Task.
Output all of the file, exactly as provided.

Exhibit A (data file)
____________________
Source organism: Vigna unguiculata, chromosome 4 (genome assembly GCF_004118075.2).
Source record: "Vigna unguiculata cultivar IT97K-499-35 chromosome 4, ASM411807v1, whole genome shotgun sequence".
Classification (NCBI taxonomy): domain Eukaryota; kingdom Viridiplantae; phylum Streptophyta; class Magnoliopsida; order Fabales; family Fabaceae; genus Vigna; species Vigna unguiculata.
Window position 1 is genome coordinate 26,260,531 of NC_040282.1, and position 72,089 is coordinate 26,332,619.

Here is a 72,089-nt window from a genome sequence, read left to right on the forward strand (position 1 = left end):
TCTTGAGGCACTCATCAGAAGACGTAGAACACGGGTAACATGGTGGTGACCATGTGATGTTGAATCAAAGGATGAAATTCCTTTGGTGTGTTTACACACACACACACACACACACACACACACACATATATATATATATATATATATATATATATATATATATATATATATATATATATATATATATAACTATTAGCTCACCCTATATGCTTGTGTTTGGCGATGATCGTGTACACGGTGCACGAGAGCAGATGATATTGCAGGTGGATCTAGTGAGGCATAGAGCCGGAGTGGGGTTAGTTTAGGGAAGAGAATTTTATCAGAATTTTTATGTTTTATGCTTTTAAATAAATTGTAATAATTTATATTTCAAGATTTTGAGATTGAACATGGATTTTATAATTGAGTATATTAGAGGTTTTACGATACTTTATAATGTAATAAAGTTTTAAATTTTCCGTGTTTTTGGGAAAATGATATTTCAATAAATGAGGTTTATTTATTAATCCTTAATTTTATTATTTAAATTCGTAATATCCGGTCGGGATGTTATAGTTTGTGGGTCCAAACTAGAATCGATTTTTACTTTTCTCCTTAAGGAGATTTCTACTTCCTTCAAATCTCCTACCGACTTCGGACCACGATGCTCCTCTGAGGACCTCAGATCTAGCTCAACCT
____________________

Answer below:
Source organism: Vigna unguiculata, chromosome 4 (genome assembly GCF_004118075.2).
Source record: "Vigna unguiculata cultivar IT97K-499-35 chromosome 4, ASM411807v1, whole genome shotgun sequence".
Classification (NCBI taxonomy): domain Eukaryota; kingdom Viridiplantae; phylum Streptophyta; class Magnoliopsida; order Fabales; family Fabaceae; genus Vigna; species Vigna unguiculata.
Window position 1 is genome coordinate 26,260,531 of NC_040282.1, and position 72,089 is coordinate 26,332,619.

Here is a 72,089-nt window from a genome sequence, read left to right on the forward strand (position 1 = left end):
TCTTGAGGCACTCATCAGAAGACGTAGAACACGGGTAACATGGTGGTGACCATGTGATGTTGAATCAAAGGATGAAATTCCTTTGGTGTGTTTACACACACACACACACACACACACACACACACATATATATATATATATATATATATATATATATATATATATATATATATATATATATATATATAACTATTAGCTCACCCTATATGCTTGTGTTTGGCGATGATCGTGTACACGGTGCACGAGAGCAGATGATATTGCAGGTGGATCTAGTGAGGCATAGAGCCGGAGTGGGGTTAGTTTAGGGAAGAGAATTTTATCAGAATTTTTATGTTTTATGCTTTTAAATAAATTGTAATAATTTATATTTCAAGATTTTGAGATTGAACATGGATTTTATAATTGAGTATATTAGAGGTTTTACGATACTTTATAATGTAATAAAGTTTTAAATTTTCCGTGTTTTTGGGAAAATGATATTTCAATAAATGAGGTTTATTTATTAATCCTTAATTTTATTATTTAAATTCGTAATATCCGGTCGGGATGTTATAGTTTGTGGGTCCAAACTAGAATCGATTTTTACTTTTCTCCTTAAGGAGATTTCTACTTCCTTCAAATCTCCTACCGACTTCGGACCACGATGCTCCTCTGAGGACCTCAGATCTAGCTCAACCT